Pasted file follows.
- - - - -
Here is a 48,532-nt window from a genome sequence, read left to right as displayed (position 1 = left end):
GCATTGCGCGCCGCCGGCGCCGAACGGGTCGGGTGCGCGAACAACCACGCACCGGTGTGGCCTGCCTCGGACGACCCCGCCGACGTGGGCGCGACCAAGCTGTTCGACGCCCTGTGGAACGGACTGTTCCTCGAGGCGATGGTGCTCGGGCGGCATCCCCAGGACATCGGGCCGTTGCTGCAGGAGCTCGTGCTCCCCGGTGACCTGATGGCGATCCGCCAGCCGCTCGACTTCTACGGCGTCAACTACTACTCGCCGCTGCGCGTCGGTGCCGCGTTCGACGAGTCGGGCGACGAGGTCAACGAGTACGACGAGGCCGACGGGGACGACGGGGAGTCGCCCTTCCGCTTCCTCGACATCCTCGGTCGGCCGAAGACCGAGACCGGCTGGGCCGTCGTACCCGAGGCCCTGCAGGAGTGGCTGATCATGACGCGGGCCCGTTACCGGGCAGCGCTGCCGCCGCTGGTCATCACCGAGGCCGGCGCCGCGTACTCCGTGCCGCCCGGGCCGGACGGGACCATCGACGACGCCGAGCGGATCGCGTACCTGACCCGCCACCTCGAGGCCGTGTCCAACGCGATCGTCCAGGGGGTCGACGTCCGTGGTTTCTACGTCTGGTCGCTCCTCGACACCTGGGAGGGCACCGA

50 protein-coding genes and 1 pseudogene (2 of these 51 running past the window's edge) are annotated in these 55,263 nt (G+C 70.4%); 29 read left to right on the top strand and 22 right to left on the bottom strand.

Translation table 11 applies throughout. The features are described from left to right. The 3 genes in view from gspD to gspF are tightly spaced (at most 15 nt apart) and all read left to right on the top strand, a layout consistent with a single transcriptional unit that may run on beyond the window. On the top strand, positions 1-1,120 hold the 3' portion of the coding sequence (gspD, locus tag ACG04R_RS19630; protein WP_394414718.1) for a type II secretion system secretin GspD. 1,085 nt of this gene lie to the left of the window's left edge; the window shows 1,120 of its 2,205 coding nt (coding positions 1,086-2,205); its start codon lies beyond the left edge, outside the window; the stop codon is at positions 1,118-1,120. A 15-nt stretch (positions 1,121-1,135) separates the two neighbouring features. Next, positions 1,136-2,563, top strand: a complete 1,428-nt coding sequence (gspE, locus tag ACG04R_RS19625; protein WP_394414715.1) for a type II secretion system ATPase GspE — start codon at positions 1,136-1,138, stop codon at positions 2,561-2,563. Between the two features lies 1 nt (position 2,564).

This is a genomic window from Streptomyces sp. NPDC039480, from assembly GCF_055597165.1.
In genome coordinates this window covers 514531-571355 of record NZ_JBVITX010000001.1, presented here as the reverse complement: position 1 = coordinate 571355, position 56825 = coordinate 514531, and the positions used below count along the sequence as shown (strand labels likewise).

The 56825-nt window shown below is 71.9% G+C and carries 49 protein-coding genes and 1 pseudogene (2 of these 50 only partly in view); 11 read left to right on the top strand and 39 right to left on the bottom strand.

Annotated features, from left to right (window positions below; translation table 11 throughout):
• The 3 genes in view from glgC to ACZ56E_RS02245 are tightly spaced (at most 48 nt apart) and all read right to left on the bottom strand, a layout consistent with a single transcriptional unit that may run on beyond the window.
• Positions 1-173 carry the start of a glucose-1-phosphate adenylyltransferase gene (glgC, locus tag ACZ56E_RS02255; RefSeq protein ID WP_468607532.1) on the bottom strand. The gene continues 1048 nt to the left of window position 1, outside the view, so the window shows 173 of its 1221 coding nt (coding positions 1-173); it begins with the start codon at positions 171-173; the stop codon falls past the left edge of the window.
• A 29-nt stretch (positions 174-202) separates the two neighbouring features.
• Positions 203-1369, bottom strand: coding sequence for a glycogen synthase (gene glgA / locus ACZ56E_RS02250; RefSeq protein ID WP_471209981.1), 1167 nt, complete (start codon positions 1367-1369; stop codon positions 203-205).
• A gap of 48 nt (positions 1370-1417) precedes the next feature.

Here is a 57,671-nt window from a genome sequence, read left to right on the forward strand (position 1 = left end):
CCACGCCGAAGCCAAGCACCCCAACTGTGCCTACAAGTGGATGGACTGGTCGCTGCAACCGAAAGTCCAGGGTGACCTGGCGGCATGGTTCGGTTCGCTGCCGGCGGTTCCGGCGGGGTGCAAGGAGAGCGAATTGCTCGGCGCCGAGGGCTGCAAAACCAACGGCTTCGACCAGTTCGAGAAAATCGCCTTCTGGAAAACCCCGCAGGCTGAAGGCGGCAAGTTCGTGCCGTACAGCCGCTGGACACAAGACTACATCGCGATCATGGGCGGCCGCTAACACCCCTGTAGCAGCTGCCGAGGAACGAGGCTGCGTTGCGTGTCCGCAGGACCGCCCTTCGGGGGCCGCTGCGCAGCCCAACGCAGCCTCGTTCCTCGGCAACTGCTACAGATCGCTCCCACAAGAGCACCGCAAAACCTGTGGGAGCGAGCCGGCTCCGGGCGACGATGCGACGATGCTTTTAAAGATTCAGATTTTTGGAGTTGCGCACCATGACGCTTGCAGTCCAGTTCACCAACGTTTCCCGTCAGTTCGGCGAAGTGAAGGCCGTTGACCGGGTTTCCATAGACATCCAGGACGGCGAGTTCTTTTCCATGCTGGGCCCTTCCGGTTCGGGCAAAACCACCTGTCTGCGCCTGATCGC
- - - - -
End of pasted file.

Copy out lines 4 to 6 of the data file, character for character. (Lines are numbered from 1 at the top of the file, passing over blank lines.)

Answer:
Translation table 11 applies throughout. The features are described from left to right. The 3 genes in view from gspD to gspF are tightly spaced (at most 15 nt apart) and all read left to right on the top strand, a layout consistent with a single transcriptional unit that may run on beyond the window. On the top strand, positions 1-1,120 hold the 3' portion of the coding sequence (gspD, locus tag ACG04R_RS19630; protein WP_394414718.1) for a type II secretion system secretin GspD. 1,085 nt of this gene lie to the left of the window's left edge; the window shows 1,120 of its 2,205 coding nt (coding positions 1,086-2,205); its start codon lies beyond the left edge, outside the window; the stop codon is at positions 1,118-1,120. A 15-nt stretch (positions 1,121-1,135) separates the two neighbouring features. Next, positions 1,136-2,563, top strand: a complete 1,428-nt coding sequence (gspE, locus tag ACG04R_RS19625; protein WP_394414715.1) for a type II secretion system ATPase GspE — start codon at positions 1,136-1,138, stop codon at positions 2,561-2,563. Between the two features lies 1 nt (position 2,564).

This is a genomic window from Streptomyces sp. NPDC039480, from assembly GCF_055597165.1.
In genome coordinates this window covers 514531-571355 of record NZ_JBVITX010000001.1, presented here as the reverse complement: position 1 = coordinate 571355, position 56825 = coordinate 514531, and the positions used below count along the sequence as shown (strand labels likewise).